If NBC Meltdown Is Just a "Soap Opera," Who's the Director?

"We live in a society today that loves a soap opera. Three months ago it was David Letterman, six weeks ago it was Tiger Woods' problems. Today it's NBC's problems."

-- Jeff Zucker in an interview with the New York Times

The story that features this quote was in yesterday's Times; it essentially chronicles NBC's downward spiral, making a lot of the same points that I've made here and at my own site over the past week. What's astounding, though, despite the fact that it shouldn't be at this point, is the level of thickheaded hubris on display in the article from both Jeff Zucker and NBC News's painfully smug president, Steve Capus. Both are so thoroughly detached from reality and unwilling to accept responsibility for the mess NBC is currently in that the only argument they can make is that the entire thing is much ado about nothing. Zucker blames the public for stopping to gawk at the trainwreck while refusing to acknowledge that there is a trainwreck and that he caused it; it would be like shooting someone then blaming that person for getting blood on your carpet and the police for having the temerity to make a big stink about it by arresting you.

Capus's decision to get involved and comment, meanwhile, makes me honestly wonder if he's in immediate need of a little "rest and relaxation," preferably in a place where he can be watched by doctors 24/7. First of all making the transparently opportunistic claim that there are more important things right now for the American public to be paying attention to -- specifically the situation in Haiti -- is a laughable conceit, especially considering the fact that he's saying it to a reporter from the New York Times who's there to cover the NBC story; it takes balls of titanium for an ostensible journalist to imply that news coverage is a zero-sum game and to basically tell another journalist that he's wasting his time and should be off doing something more "important." What makes Capus's horseshit argument even more egregious is that it's coming from Steve Capus, the man who played ethical Twister on national television a couple of years back in an attempt to defend the indefensible -- namely his decision to air excerpts of Virginia Tech killer Seung-Hui Cho's videotaped manifesto, giving Cho the posthumous forum he counted on and rubbing salt in the wounds of the victims' families. Allowing Capus to make a ruling on what is and isn't news is like taking dating advice from Ralph Nader.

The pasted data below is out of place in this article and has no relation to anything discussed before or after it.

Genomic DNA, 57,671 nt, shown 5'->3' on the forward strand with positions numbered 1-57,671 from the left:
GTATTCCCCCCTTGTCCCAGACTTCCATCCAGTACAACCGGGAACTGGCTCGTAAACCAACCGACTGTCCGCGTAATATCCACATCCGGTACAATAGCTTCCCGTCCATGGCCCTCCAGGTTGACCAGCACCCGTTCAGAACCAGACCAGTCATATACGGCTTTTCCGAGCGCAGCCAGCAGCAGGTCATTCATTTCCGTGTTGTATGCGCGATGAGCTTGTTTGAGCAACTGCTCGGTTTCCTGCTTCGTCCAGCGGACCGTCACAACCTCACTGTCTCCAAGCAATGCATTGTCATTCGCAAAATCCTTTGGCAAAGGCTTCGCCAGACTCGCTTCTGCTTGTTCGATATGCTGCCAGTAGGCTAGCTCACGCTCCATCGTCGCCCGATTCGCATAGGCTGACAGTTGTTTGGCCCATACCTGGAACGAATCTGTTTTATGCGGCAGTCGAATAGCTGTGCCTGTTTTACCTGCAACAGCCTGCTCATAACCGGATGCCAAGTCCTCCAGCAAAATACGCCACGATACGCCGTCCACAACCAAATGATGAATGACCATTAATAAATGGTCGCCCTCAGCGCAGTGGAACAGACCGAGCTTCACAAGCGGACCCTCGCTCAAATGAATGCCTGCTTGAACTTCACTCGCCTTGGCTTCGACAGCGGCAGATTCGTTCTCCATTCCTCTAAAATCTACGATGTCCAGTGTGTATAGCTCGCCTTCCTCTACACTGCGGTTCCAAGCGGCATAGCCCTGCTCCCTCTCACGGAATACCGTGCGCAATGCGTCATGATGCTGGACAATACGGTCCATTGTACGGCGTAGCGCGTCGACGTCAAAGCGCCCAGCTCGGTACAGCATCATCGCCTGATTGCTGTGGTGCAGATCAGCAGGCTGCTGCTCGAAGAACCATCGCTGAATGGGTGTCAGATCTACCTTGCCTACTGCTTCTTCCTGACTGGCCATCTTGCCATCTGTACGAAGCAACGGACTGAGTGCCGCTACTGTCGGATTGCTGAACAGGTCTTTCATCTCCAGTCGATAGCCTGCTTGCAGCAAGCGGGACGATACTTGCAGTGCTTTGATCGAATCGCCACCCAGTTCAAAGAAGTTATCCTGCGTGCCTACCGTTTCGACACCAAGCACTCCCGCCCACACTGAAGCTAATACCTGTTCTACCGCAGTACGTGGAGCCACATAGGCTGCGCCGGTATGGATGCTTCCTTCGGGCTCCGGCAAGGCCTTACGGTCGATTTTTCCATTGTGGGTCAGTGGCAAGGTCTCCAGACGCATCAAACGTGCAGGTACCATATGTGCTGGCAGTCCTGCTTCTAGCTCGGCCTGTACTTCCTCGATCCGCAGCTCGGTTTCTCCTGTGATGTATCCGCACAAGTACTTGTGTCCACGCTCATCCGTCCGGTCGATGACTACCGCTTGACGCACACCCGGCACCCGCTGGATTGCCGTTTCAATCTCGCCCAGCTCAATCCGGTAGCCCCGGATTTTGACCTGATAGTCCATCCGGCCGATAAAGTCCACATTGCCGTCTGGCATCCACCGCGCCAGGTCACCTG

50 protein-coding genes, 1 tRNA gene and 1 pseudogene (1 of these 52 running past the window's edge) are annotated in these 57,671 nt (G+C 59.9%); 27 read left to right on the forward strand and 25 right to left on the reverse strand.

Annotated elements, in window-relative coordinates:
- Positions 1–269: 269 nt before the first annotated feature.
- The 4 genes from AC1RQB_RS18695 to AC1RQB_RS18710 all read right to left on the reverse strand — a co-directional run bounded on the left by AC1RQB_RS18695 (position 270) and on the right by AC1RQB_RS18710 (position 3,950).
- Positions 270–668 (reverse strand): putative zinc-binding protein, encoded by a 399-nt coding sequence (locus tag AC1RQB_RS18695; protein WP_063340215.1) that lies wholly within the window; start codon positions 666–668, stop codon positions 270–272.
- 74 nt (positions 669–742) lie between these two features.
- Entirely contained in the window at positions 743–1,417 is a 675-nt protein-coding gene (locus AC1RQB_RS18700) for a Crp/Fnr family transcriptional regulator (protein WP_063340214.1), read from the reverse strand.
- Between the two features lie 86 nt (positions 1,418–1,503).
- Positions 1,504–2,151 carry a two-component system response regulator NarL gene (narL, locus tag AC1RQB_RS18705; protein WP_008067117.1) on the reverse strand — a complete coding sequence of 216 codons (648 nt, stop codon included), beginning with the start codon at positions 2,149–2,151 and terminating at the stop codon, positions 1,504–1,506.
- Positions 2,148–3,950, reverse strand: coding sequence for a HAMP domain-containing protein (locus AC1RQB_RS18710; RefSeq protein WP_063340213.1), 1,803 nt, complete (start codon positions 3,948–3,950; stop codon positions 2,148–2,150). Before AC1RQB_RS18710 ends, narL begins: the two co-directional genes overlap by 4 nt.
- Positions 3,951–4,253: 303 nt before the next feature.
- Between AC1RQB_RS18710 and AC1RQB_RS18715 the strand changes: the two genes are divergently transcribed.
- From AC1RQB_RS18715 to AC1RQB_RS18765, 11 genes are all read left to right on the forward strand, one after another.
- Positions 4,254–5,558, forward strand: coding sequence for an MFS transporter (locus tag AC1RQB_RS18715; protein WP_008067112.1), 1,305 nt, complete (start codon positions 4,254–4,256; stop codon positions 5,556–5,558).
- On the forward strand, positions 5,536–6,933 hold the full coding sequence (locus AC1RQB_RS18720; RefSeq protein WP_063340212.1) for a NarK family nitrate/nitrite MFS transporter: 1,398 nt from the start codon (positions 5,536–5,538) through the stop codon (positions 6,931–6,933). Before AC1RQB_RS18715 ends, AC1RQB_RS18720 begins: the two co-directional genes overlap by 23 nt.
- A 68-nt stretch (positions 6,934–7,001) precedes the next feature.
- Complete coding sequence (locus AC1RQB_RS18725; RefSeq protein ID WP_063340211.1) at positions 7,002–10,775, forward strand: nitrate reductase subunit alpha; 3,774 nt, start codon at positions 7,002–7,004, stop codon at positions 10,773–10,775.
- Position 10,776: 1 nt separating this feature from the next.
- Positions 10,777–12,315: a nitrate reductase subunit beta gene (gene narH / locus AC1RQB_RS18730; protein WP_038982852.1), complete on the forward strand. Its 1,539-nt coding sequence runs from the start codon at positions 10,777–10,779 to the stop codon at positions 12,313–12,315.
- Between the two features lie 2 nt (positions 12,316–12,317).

And think about this: Steve Capus, a guy who most days is in the business of distracting you with all kinds of ridiculous nonsense, has the chutzpah to suddenly and pompously complain that you're being distracted.

Zucker and Capus can delude themselves all they want; they can dismiss the terrible numbers and the loss of millions in revenue, the resentment from the NBC rank and file and the very public drumbeat calling for change at the highest levels of management; they can ignore the laughter of those who are reveling in a kind of mass Schadenfreude, the jokes of insiders and outsiders like Jon Stewart, who called Zucker "the Cheney of television" because he "(shoots) shows in the face"; they can fiddle their asses off while Rome burns (and if ever there was a "Rome" of television networks, it was NBC). They can pretend that nothing's wrong and that if there is, it's nobody at the top's fault anyway.

Or they can just read the article in the New York Times -- you know, that paper that apparently is just rubbernecking at a soap opera -- and see what network vet Fred Silverman and even Bob Wright, who just a few years ago was doing Zucker's job only infinitely better, have to say about the state of NBC right now.

Guys like Zucker and Capus aren't just asleep at the wheel -- they slept right through the car crash.